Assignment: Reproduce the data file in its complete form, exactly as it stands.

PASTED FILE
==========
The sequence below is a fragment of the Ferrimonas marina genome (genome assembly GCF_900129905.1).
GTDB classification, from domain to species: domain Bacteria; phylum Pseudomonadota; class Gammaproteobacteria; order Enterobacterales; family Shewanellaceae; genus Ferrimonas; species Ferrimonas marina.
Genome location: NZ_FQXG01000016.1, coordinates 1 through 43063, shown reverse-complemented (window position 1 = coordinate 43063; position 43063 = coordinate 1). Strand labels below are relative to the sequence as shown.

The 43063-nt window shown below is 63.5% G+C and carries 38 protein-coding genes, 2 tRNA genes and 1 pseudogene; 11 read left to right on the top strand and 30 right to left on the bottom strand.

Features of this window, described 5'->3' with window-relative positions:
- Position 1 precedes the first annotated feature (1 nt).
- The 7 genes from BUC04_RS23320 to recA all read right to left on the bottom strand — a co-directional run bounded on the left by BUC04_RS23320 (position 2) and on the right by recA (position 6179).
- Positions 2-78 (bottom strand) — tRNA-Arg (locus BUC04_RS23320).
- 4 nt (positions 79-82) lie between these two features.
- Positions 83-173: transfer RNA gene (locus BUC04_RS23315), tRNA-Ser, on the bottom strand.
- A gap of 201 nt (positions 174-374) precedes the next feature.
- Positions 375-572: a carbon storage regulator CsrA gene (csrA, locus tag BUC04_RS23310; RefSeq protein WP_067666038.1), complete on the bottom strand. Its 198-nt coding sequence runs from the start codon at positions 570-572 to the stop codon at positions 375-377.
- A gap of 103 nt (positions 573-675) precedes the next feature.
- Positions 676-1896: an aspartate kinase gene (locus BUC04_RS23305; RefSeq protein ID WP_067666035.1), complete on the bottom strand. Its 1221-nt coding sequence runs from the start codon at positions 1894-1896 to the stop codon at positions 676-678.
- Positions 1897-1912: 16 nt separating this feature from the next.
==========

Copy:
The sequence below is a fragment of the Ferrimonas marina genome (genome assembly GCF_900129905.1).
GTDB classification, from domain to species: domain Bacteria; phylum Pseudomonadota; class Gammaproteobacteria; order Enterobacterales; family Shewanellaceae; genus Ferrimonas; species Ferrimonas marina.
Genome location: NZ_FQXG01000016.1, coordinates 1 through 43063, shown reverse-complemented (window position 1 = coordinate 43063; position 43063 = coordinate 1). Strand labels below are relative to the sequence as shown.

The 43063-nt window shown below is 63.5% G+C and carries 38 protein-coding genes, 2 tRNA genes and 1 pseudogene; 11 read left to right on the top strand and 30 right to left on the bottom strand.

Features of this window, described 5'->3' with window-relative positions:
- Position 1 precedes the first annotated feature (1 nt).
- The 7 genes from BUC04_RS23320 to recA all read right to left on the bottom strand — a co-directional run bounded on the left by BUC04_RS23320 (position 2) and on the right by recA (position 6179).
- Positions 2-78 (bottom strand) — tRNA-Arg (locus BUC04_RS23320).
- 4 nt (positions 79-82) lie between these two features.
- Positions 83-173: transfer RNA gene (locus BUC04_RS23315), tRNA-Ser, on the bottom strand.
- A gap of 201 nt (positions 174-374) precedes the next feature.
- Positions 375-572: a carbon storage regulator CsrA gene (csrA, locus tag BUC04_RS23310; RefSeq protein WP_067666038.1), complete on the bottom strand. Its 198-nt coding sequence runs from the start codon at positions 570-572 to the stop codon at positions 375-377.
- A gap of 103 nt (positions 573-675) precedes the next feature.
- Positions 676-1896: an aspartate kinase gene (locus BUC04_RS23305; RefSeq protein ID WP_067666035.1), complete on the bottom strand. Its 1221-nt coding sequence runs from the start codon at positions 1894-1896 to the stop codon at positions 676-678.
- Positions 1897-1912: 16 nt separating this feature from the next.